Aristotle, a fourth-century BCE thinker, is most well-known as a significant figure in philosophy, remembered for his contributions to ethics, metaphysics, and politics. He was a student of Plato and taught Alexander the Great; he touted virtue, moderation, and knowledge. His works — such as “Nicomachean Ethics” — are still influential. But while Aristotle was a major influence on philosophy, he also impacted science. From early attempts at species classification to observing life under the sea, here are five ways Aristotle’s work paved the way for modern-day biology.
Aristotle Laid the Foundations for Understanding Biological Processes
As a philosopher, Aristotle spent his life contemplating how to live the best life possible—but his work on the biological purpose of life left a mark on the scientific community. He used his philosophical mindset to inject meaning into life, positing that each living organism has a purpose interconnected with its form, functioning according to a natural set of rules inherently given. This perspective was central to Aristotle’s thinking, impacting not only his biology works but also his writings in other scientific fields — such as physics, cosmology, and meteorology — as well as theology, political science, and ethics. Aristotle’s views eventually became known as teleology, the study of evidence of design in nature, and his beliefs on the subject are still discussed by biologists today.
His Work in Classifying Animals Was Very Influential
Scala Naturae — or the great chain of being — was first conceptualized by Aristotle in his work History of Animals. He took his observations of living things and began to rank them based on complexity. He started by putting animals above plants since animals can move and have an awareness of their surroundings and continued by creating a hierarchy for animals themselves, separating them based on reproduction processes (live births ranked above eggs) and blood (warm blood was higher than cold which was higher than seemingly bloodless invertebrates). Although the scientific concept of Scala Naturae eventually took on a religious connotation, Aristotle’s work was an early attempt to classify animals that influenced biology for centuries.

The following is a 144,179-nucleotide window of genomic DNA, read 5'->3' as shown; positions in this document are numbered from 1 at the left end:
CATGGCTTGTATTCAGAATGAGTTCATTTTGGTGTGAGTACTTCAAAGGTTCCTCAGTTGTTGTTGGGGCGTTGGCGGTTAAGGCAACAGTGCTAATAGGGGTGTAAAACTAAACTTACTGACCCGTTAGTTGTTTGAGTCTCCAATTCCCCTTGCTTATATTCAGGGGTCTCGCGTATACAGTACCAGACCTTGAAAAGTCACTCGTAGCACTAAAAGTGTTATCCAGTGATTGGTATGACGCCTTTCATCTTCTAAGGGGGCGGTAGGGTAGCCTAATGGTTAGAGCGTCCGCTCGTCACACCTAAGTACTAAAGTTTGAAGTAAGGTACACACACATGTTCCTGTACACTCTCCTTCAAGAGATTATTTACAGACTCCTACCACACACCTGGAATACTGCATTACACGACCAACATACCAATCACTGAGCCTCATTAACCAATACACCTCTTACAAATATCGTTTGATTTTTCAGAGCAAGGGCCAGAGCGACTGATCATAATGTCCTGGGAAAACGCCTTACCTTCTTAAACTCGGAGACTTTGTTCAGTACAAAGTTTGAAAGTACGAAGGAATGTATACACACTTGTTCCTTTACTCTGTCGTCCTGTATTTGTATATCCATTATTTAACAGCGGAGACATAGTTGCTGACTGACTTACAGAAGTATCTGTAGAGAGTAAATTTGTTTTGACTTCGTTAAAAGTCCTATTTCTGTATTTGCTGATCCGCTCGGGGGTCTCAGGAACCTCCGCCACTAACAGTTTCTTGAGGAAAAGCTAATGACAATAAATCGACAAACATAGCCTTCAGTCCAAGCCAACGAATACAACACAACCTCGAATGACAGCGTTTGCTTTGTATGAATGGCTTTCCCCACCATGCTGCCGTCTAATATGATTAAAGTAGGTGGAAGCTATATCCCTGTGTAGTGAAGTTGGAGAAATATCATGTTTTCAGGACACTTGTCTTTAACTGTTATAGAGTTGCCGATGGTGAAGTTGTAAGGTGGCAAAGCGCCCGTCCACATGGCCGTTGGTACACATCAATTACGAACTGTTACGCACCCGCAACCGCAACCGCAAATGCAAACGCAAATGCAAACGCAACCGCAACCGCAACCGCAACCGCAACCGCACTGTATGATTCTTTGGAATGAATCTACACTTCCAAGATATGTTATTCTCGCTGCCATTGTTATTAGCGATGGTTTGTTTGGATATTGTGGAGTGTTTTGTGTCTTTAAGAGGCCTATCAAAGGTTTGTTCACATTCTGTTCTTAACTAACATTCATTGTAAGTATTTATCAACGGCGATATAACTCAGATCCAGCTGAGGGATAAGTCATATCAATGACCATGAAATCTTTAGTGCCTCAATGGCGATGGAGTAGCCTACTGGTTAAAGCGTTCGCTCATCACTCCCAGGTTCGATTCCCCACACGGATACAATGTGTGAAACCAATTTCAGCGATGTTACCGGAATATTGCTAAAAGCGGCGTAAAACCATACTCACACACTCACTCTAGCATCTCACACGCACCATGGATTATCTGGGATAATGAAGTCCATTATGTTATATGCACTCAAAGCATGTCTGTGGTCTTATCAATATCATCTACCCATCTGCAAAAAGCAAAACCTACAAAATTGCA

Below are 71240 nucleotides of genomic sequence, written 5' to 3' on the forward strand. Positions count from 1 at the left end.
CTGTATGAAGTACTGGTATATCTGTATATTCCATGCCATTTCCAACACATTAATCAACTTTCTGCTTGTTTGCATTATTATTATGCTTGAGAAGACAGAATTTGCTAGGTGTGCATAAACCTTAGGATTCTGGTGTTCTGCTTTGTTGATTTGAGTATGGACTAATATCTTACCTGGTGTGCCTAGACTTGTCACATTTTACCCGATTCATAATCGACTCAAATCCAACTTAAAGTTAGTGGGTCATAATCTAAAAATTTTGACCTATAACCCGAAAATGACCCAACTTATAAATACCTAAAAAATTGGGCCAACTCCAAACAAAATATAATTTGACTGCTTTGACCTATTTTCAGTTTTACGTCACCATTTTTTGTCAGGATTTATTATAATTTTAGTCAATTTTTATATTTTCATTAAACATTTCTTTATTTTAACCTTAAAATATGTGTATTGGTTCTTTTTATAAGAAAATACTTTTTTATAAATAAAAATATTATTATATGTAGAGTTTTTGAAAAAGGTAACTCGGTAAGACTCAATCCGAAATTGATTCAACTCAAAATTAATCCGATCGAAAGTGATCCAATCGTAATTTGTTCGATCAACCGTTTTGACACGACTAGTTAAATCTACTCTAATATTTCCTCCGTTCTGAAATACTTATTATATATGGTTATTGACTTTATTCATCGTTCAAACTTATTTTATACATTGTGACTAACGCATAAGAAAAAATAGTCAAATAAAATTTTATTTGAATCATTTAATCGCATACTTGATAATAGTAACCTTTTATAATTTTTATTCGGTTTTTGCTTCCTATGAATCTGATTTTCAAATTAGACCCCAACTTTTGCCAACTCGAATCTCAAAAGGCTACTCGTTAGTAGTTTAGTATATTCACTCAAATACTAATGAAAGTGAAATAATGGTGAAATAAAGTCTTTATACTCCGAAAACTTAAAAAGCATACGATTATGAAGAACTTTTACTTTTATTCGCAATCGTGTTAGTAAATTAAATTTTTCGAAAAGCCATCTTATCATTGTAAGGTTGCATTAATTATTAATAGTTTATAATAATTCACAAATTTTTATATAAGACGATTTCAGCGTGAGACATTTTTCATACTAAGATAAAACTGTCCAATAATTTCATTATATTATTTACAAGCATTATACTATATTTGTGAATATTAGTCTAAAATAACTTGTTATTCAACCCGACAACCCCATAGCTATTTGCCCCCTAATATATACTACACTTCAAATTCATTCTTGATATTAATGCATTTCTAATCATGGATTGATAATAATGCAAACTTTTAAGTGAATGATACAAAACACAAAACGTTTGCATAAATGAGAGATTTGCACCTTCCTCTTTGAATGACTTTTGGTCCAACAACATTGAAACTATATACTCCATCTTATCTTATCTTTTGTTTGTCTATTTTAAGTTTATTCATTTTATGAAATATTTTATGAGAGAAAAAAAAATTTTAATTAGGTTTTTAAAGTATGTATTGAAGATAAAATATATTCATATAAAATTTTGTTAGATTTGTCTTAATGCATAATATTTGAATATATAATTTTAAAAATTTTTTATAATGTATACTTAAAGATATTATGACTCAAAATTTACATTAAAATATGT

Aristotle Theorized About the Beginning of Life
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For as long as humans have been contemplating life, they have also been contemplating how life begins — whether it’s theories of divine intervention or tales of storks dropping off a precious package. In the time of Aristotle, a popular belief was spontaneous generation, the idea that life could be created from non-living matter. Although Aristotle was a proponent of this, he also proposed ideas foundational for embryology. He formed theories on the origin and formation of life, and his belief that organisms evolve from different forms paved the way for further study in developmental biology.
He Documented Life Under the Sea
Aristotle’s scientific interest wasn’t just limited to the land; he was extremely interested in ocean life, and although he lacked the accuracy of contemporary science, his contributions laid the groundwork for marine biology. He was particularly interested in the anatomical features of marine organisms. He documented his observations of octopus, cuttlefish, crustaceans, and many other sea creatures, most of which were remarkably accurate and helped form the basis for early anatomical knowledge of marine biology. And his influence in marine biology doesn’t stop there. Many of his other scientific contributions — such as embryology and species classification — also impacted the field.
Aristotle’s Observations Were a Precursor to the Scientific Method
It wasn’t just Aristotle’s written works that helped develop the field of biology. The way he came by the content of the works had an impact as well. A student of Plato — a philosopher well-known for his systematic approach to learning and meticulous writings — Aristotle was taught the importance of hands-on learning, and his empirical methodology was revolutionary for the scientific community of the time. He advocated for naturalists to closely observe and even dissect organisms to understand their inner workings fully, setting a precedent for scientific study. His practices became a core framework of the scientific method.